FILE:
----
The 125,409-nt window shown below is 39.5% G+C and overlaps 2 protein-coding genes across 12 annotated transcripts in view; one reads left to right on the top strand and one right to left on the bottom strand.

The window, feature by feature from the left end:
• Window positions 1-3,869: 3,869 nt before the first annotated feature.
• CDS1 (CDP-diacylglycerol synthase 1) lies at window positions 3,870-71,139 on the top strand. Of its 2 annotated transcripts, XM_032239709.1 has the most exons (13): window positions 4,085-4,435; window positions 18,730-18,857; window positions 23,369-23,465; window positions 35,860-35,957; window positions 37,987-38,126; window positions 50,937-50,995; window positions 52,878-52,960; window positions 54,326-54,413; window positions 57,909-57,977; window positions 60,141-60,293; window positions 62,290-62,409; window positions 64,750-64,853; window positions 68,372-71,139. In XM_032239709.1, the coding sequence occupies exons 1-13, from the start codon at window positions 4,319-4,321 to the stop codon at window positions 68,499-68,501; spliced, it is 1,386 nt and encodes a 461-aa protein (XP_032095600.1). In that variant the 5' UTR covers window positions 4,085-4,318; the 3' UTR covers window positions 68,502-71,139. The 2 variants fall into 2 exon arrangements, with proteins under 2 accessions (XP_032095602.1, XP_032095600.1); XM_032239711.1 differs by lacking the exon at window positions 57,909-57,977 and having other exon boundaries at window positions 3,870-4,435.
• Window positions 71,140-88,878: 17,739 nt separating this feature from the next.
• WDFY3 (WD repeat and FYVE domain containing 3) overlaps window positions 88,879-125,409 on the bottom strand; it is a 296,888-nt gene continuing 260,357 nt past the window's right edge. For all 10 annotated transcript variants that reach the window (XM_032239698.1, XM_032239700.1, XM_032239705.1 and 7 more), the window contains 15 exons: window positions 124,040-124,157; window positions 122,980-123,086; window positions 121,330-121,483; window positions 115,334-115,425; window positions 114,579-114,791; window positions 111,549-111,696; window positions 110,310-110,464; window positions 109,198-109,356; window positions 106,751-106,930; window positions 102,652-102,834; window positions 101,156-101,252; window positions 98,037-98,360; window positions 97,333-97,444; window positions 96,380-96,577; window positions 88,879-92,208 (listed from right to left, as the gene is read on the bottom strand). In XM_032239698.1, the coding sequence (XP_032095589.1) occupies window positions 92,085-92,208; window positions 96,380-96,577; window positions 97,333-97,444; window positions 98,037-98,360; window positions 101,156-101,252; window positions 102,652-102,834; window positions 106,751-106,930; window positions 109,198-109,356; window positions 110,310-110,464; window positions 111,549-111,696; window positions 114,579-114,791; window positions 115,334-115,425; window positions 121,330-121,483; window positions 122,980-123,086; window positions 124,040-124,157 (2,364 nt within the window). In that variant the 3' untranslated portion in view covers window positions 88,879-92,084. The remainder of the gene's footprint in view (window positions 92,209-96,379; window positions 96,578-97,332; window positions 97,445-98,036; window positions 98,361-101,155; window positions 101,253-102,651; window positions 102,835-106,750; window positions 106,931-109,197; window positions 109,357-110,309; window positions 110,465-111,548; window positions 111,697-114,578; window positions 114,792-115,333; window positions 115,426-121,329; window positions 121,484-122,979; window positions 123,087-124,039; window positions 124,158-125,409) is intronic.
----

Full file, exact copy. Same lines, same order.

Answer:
The 125,409-nt window shown below is 39.5% G+C and overlaps 2 protein-coding genes across 12 annotated transcripts in view; one reads left to right on the top strand and one right to left on the bottom strand.

The window, feature by feature from the left end:
• Window positions 1-3,869: 3,869 nt before the first annotated feature.
• CDS1 (CDP-diacylglycerol synthase 1) lies at window positions 3,870-71,139 on the top strand. Of its 2 annotated transcripts, XM_032239709.1 has the most exons (13): window positions 4,085-4,435; window positions 18,730-18,857; window positions 23,369-23,465; window positions 35,860-35,957; window positions 37,987-38,126; window positions 50,937-50,995; window positions 52,878-52,960; window positions 54,326-54,413; window positions 57,909-57,977; window positions 60,141-60,293; window positions 62,290-62,409; window positions 64,750-64,853; window positions 68,372-71,139. In XM_032239709.1, the coding sequence occupies exons 1-13, from the start codon at window positions 4,319-4,321 to the stop codon at window positions 68,499-68,501; spliced, it is 1,386 nt and encodes a 461-aa protein (XP_032095600.1). In that variant the 5' UTR covers window positions 4,085-4,318; the 3' UTR covers window positions 68,502-71,139. The 2 variants fall into 2 exon arrangements, with proteins under 2 accessions (XP_032095602.1, XP_032095600.1); XM_032239711.1 differs by lacking the exon at window positions 57,909-57,977 and having other exon boundaries at window positions 3,870-4,435.
• Window positions 71,140-88,878: 17,739 nt separating this feature from the next.
• WDFY3 (WD repeat and FYVE domain containing 3) overlaps window positions 88,879-125,409 on the bottom strand; it is a 296,888-nt gene continuing 260,357 nt past the window's right edge. For all 10 annotated transcript variants that reach the window (XM_032239698.1, XM_032239700.1, XM_032239705.1 and 7 more), the window contains 15 exons: window positions 124,040-124,157; window positions 122,980-123,086; window positions 121,330-121,483; window positions 115,334-115,425; window positions 114,579-114,791; window positions 111,549-111,696; window positions 110,310-110,464; window positions 109,198-109,356; window positions 106,751-106,930; window positions 102,652-102,834; window positions 101,156-101,252; window positions 98,037-98,360; window positions 97,333-97,444; window positions 96,380-96,577; window positions 88,879-92,208 (listed from right to left, as the gene is read on the bottom strand). In XM_032239698.1, the coding sequence (XP_032095589.1) occupies window positions 92,085-92,208; window positions 96,380-96,577; window positions 97,333-97,444; window positions 98,037-98,360; window positions 101,156-101,252; window positions 102,652-102,834; window positions 106,751-106,930; window positions 109,198-109,356; window positions 110,310-110,464; window positions 111,549-111,696; window positions 114,579-114,791; window positions 115,334-115,425; window positions 121,330-121,483; window positions 122,980-123,086; window positions 124,040-124,157 (2,364 nt within the window). In that variant the 3' untranslated portion in view covers window positions 88,879-92,084. The remainder of the gene's footprint in view (window positions 92,209-96,379; window positions 96,578-97,332; window positions 97,445-98,036; window positions 98,361-101,155; window positions 101,253-102,651; window positions 102,835-106,750; window positions 106,931-109,197; window positions 109,357-110,309; window positions 110,465-111,548; window positions 111,697-114,578; window positions 114,792-115,333; window positions 115,426-121,329; window positions 121,484-122,979; window positions 123,087-124,039; window positions 124,158-125,409) is intronic.